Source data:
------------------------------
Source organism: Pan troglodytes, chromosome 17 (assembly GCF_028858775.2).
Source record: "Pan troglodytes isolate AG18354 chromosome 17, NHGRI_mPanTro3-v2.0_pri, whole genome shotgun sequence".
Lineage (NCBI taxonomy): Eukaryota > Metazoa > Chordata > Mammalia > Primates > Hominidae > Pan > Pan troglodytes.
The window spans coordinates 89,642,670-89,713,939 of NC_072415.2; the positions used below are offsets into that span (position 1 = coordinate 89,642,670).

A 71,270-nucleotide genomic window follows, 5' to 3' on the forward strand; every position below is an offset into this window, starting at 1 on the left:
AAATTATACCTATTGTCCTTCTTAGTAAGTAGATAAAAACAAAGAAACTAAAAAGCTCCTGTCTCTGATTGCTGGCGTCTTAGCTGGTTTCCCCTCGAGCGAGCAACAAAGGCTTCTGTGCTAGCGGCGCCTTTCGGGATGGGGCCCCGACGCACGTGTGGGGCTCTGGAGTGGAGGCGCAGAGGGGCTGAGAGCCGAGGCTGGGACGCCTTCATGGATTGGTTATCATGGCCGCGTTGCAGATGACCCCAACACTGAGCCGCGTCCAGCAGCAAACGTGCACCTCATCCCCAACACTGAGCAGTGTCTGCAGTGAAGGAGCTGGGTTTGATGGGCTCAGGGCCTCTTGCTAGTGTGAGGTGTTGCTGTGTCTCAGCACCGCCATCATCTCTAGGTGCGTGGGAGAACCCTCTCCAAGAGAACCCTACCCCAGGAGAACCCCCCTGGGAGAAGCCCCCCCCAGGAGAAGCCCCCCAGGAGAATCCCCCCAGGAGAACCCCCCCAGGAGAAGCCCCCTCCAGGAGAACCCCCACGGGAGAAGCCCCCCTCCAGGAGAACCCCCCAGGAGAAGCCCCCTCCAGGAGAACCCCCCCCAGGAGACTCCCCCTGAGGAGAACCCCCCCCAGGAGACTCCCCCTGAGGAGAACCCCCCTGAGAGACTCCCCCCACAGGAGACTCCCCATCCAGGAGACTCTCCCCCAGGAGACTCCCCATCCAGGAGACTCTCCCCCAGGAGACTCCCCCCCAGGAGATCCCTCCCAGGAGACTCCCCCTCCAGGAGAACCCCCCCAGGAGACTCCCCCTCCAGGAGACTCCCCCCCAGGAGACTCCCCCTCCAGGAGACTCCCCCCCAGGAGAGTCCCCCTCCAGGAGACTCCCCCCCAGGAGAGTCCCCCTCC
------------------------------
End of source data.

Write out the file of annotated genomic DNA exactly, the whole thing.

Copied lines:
Source organism: Pan troglodytes, chromosome 17 (assembly GCF_028858775.2).
Source record: "Pan troglodytes isolate AG18354 chromosome 17, NHGRI_mPanTro3-v2.0_pri, whole genome shotgun sequence".
Lineage (NCBI taxonomy): Eukaryota > Metazoa > Chordata > Mammalia > Primates > Hominidae > Pan > Pan troglodytes.
The window spans coordinates 89,642,670-89,713,939 of NC_072415.2; the positions used below are offsets into that span (position 1 = coordinate 89,642,670).

A 71,270-nucleotide genomic window follows, 5' to 3' on the forward strand; every position below is an offset into this window, starting at 1 on the left:
AAATTATACCTATTGTCCTTCTTAGTAAGTAGATAAAAACAAAGAAACTAAAAAGCTCCTGTCTCTGATTGCTGGCGTCTTAGCTGGTTTCCCCTCGAGCGAGCAACAAAGGCTTCTGTGCTAGCGGCGCCTTTCGGGATGGGGCCCCGACGCACGTGTGGGGCTCTGGAGTGGAGGCGCAGAGGGGCTGAGAGCCGAGGCTGGGACGCCTTCATGGATTGGTTATCATGGCCGCGTTGCAGATGACCCCAACACTGAGCCGCGTCCAGCAGCAAACGTGCACCTCATCCCCAACACTGAGCAGTGTCTGCAGTGAAGGAGCTGGGTTTGATGGGCTCAGGGCCTCTTGCTAGTGTGAGGTGTTGCTGTGTCTCAGCACCGCCATCATCTCTAGGTGCGTGGGAGAACCCTCTCCAAGAGAACCCTACCCCAGGAGAACCCCCCTGGGAGAAGCCCCCCCCAGGAGAAGCCCCCCAGGAGAATCCCCCCAGGAGAACCCCCCCAGGAGAAGCCCCCTCCAGGAGAACCCCCACGGGAGAAGCCCCCCTCCAGGAGAACCCCCCAGGAGAAGCCCCCTCCAGGAGAACCCCCCCCAGGAGACTCCCCCTGAGGAGAACCCCCCCCAGGAGACTCCCCCTGAGGAGAACCCCCCTGAGAGACTCCCCCCACAGGAGACTCCCCATCCAGGAGACTCTCCCCCAGGAGACTCCCCATCCAGGAGACTCTCCCCCAGGAGACTCCCCCCCAGGAGATCCCTCCCAGGAGACTCCCCCTCCAGGAGAACCCCCCCAGGAGACTCCCCCTCCAGGAGACTCCCCCCCAGGAGACTCCCCCTCCAGGAGACTCCCCCCCAGGAGAGTCCCCCTCCAGGAGACTCCCCCCCAGGAGAGTCCCCCTCC